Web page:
However, it will exacerbate the problems associated with multiplayer in open world games (matchmaking, players density, etc.).
The economic model of open world games will also have to adapt. The current model, freemium, will not work on mobile where the freemium model is the norm. We will have to move towards models such as restricted access (see my blog on new forms of subscription) or in-app purchases.
One of the aspects of open world games that can lead to player weariness is their progression mechanism. It is almost always the same, regardless of the theme of the game: The player develops his attributes (health, strength, etc.), his skills (discretion, precision, etc.) and his equipment. In addition, progression is almost always based on farming mechanisms that push the player to perform repetitive actions and that do not encourage level designers to be creative. These mechanisms are effective but their repetition, from one game to another, can weaken the pleasure that results from it.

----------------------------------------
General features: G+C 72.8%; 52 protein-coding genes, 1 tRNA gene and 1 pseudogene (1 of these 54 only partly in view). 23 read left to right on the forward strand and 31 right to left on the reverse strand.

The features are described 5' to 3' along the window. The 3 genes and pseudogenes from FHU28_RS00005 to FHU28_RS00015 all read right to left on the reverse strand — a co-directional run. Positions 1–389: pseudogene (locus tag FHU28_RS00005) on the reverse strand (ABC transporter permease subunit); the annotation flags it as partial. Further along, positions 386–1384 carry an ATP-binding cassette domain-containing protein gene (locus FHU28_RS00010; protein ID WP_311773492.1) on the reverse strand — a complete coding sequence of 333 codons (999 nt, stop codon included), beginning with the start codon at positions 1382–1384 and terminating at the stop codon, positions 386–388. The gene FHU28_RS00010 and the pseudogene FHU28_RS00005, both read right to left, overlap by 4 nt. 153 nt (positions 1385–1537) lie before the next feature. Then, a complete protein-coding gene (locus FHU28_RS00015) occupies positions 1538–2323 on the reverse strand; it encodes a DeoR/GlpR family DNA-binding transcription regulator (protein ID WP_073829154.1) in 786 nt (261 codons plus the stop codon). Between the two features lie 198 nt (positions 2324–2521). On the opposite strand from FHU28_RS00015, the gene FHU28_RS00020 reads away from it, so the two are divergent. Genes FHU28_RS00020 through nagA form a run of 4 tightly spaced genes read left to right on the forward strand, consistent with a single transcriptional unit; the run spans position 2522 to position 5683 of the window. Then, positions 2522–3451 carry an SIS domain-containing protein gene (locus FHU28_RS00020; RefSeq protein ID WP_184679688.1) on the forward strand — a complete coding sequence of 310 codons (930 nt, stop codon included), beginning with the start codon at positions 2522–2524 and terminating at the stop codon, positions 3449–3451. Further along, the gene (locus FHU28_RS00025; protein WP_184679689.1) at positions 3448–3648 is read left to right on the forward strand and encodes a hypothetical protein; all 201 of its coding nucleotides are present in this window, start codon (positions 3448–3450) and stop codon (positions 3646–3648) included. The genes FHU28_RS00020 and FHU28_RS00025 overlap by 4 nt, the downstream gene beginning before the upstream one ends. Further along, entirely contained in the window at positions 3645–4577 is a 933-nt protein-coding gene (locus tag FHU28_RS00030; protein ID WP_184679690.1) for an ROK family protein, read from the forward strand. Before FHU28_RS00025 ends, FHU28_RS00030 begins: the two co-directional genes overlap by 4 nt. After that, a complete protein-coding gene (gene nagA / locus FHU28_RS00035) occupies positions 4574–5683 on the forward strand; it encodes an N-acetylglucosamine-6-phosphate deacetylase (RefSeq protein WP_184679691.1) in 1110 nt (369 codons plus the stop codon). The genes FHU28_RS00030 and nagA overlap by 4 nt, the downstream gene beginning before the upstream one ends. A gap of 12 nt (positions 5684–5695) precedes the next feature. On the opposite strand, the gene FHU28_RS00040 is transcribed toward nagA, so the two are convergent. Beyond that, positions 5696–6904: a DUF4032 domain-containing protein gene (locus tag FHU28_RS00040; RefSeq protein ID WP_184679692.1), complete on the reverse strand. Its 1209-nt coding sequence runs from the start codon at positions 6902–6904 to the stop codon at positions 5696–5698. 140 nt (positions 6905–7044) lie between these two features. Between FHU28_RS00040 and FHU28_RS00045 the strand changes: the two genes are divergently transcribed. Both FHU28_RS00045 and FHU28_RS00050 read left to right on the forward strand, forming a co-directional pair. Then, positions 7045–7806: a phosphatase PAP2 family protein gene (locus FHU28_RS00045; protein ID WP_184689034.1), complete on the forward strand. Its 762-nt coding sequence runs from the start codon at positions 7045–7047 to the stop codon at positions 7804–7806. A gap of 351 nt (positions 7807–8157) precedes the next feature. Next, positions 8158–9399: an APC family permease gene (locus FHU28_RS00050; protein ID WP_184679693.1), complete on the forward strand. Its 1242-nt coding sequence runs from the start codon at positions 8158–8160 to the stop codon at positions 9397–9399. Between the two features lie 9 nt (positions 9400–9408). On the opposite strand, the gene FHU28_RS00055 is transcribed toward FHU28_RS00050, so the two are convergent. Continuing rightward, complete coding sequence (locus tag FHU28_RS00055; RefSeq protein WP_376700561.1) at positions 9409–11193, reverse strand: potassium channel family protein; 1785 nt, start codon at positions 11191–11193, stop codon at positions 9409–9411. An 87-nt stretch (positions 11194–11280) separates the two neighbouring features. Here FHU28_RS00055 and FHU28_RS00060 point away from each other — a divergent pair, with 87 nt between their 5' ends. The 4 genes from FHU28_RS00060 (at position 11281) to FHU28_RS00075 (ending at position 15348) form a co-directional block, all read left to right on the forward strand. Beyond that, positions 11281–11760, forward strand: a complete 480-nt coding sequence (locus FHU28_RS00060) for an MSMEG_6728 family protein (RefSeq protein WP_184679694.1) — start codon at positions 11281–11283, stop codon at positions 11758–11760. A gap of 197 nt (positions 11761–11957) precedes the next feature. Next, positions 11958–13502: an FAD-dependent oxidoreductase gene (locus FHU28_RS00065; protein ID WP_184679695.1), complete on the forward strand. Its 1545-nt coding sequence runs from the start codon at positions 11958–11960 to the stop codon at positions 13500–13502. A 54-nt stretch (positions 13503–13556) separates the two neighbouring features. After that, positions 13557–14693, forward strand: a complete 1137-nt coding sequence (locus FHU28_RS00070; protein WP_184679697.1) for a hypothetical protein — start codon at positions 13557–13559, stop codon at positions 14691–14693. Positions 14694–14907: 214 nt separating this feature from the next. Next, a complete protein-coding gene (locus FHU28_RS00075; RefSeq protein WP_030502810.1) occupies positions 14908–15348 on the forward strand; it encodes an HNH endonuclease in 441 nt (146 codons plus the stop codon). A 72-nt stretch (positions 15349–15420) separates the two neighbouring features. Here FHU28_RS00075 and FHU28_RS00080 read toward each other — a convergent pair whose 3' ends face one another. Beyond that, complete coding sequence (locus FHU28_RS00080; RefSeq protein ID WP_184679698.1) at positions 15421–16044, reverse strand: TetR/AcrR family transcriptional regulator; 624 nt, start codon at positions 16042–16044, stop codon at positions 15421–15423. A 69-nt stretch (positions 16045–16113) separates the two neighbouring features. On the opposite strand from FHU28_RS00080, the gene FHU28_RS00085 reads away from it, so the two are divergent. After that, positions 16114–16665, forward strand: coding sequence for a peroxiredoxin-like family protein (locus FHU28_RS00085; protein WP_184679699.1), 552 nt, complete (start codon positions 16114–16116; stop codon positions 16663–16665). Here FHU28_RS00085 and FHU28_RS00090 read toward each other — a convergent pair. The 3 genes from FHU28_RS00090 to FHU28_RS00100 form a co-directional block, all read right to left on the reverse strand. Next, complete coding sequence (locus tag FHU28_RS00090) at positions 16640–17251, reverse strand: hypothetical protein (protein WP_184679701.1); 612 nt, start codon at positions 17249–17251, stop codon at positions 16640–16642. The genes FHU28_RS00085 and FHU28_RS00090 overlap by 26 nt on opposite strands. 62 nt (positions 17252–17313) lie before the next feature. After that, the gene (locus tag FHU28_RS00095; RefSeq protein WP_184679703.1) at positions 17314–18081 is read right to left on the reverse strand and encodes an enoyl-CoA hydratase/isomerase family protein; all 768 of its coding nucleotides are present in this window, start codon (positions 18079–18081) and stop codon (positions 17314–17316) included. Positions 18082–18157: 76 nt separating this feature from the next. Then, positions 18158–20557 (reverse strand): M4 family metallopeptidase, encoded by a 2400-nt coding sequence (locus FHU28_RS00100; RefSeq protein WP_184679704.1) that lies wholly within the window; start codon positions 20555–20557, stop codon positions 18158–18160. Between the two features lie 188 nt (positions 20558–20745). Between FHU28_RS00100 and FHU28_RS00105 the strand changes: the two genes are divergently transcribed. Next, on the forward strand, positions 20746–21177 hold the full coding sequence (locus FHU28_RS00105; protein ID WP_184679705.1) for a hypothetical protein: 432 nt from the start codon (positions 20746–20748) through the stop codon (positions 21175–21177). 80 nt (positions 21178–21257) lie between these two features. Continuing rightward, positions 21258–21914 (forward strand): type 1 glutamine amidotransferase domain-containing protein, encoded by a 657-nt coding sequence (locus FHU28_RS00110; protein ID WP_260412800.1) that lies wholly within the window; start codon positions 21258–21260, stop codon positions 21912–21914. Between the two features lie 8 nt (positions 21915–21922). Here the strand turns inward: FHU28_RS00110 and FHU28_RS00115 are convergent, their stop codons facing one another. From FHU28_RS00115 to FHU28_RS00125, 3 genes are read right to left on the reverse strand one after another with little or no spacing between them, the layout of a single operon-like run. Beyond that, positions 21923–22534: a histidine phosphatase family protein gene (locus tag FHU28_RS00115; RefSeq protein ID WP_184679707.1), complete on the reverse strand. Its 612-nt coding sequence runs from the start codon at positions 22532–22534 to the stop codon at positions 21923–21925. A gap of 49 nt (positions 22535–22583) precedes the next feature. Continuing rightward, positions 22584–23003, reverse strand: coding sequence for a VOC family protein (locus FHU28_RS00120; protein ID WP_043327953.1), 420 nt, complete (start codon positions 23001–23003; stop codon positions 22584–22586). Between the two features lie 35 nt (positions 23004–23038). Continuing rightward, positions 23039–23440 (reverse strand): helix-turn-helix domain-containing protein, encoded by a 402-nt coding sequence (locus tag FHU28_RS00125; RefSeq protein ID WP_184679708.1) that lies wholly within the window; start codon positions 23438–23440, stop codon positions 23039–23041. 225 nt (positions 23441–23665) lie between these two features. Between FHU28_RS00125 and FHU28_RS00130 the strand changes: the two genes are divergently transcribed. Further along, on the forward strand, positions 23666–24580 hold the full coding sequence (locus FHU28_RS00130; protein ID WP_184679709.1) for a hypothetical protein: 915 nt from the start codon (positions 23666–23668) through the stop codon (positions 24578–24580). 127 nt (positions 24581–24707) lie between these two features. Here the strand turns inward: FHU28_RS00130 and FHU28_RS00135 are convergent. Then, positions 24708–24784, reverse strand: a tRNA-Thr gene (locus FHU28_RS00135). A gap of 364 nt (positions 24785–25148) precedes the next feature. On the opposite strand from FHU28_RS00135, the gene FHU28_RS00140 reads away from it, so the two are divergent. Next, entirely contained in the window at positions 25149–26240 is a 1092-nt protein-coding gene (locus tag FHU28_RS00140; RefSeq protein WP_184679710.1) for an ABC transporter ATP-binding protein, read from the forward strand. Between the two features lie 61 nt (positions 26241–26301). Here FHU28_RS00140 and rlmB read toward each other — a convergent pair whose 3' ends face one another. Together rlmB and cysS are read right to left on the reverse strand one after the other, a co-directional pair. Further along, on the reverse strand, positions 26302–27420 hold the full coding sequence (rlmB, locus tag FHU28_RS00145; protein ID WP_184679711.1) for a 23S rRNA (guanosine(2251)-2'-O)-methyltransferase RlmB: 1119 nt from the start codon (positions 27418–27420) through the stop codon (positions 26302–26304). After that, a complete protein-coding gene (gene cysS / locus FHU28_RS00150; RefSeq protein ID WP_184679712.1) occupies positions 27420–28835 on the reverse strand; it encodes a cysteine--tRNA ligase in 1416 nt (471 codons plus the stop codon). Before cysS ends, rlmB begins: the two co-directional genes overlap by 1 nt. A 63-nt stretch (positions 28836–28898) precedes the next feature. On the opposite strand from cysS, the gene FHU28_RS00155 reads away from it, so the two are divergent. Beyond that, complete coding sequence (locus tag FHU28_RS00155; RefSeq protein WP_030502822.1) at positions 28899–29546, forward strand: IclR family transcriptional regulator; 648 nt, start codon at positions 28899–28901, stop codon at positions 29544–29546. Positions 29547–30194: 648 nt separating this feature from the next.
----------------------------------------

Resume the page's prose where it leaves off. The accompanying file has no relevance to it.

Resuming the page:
However, alternative progression mechanisms are possible:
The progression of players can be based on the discovery and the access to zones which will allow them to extend their capacities and to unlock information or alliances thanks to which they will be able to progress in the game. This approach values parkour gameplays as well as little used skills in action games like rock climbing.
This mechanism is often present in open world games but as a simple additional function compared to the main progression system. If crafting becomes the central function for the progression of the player, we make farming more interesting and above all, we offer players a freedom of choice that the traditional mechanism (attributes, skills, and equipment are defined in advance) does not allow.